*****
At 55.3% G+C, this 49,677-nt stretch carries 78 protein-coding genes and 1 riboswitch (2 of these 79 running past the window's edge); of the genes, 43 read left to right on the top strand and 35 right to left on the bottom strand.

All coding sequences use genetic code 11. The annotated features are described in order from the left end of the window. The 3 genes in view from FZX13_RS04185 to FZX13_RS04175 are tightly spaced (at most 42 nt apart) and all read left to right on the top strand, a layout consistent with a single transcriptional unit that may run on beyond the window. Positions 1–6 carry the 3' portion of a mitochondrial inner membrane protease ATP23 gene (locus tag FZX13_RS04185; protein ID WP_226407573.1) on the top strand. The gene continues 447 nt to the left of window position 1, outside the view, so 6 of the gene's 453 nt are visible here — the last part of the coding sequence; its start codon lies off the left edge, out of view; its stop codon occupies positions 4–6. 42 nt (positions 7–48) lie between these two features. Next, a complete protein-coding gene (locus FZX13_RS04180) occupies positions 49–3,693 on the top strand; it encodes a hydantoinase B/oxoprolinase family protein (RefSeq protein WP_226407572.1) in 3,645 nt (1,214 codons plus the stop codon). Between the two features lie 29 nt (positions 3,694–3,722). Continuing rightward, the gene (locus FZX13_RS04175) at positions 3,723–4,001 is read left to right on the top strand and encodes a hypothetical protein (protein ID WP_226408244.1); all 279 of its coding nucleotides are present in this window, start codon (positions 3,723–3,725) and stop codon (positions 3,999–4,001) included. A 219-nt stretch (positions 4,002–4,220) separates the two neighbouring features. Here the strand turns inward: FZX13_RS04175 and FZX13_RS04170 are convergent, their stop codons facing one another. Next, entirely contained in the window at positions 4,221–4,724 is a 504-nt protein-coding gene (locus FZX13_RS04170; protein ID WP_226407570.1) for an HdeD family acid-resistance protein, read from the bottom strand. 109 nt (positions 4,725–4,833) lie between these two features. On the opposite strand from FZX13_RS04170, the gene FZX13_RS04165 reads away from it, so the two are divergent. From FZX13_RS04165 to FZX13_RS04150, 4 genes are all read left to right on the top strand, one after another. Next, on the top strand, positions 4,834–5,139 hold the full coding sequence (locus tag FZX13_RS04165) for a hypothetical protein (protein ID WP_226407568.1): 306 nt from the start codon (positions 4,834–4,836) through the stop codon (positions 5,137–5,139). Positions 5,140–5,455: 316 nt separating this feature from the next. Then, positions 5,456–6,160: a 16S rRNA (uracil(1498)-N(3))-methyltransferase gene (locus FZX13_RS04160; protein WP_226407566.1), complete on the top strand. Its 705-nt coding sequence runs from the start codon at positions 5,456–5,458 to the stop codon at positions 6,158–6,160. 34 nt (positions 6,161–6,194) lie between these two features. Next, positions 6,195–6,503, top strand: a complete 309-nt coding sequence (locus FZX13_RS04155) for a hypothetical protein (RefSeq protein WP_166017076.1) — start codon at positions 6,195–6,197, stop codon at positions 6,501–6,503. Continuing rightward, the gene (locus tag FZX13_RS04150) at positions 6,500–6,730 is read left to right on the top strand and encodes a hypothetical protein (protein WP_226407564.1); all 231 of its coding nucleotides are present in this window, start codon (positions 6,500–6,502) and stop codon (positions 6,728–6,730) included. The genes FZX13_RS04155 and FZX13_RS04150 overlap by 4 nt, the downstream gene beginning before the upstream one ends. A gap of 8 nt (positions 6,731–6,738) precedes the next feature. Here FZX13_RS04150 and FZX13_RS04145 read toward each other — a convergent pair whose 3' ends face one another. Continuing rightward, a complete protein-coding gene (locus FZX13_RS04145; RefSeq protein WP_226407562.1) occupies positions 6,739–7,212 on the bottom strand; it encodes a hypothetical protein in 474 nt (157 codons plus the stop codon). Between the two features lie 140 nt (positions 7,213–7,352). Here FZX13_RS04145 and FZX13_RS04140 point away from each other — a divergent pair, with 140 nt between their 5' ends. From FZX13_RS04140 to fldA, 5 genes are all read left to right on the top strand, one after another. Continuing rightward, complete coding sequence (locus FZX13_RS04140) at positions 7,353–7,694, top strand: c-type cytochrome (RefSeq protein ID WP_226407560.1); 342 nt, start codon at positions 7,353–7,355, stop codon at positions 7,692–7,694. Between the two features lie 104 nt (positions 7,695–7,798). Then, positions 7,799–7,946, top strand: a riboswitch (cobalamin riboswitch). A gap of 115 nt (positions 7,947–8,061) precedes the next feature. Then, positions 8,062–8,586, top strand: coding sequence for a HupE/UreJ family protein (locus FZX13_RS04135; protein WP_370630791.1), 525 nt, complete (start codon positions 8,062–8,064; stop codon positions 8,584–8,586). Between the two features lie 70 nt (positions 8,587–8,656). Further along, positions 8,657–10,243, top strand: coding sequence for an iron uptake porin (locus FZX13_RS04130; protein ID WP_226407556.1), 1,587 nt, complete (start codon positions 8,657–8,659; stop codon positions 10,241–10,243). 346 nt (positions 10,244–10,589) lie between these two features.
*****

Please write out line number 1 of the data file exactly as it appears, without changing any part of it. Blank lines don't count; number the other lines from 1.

At 55.3% G+C, this 49,677-nt stretch carries 78 protein-coding genes and 1 riboswitch (2 of these 79 running past the window's edge); of the genes, 43 read left to right on the top strand and 35 right to left on the bottom strand.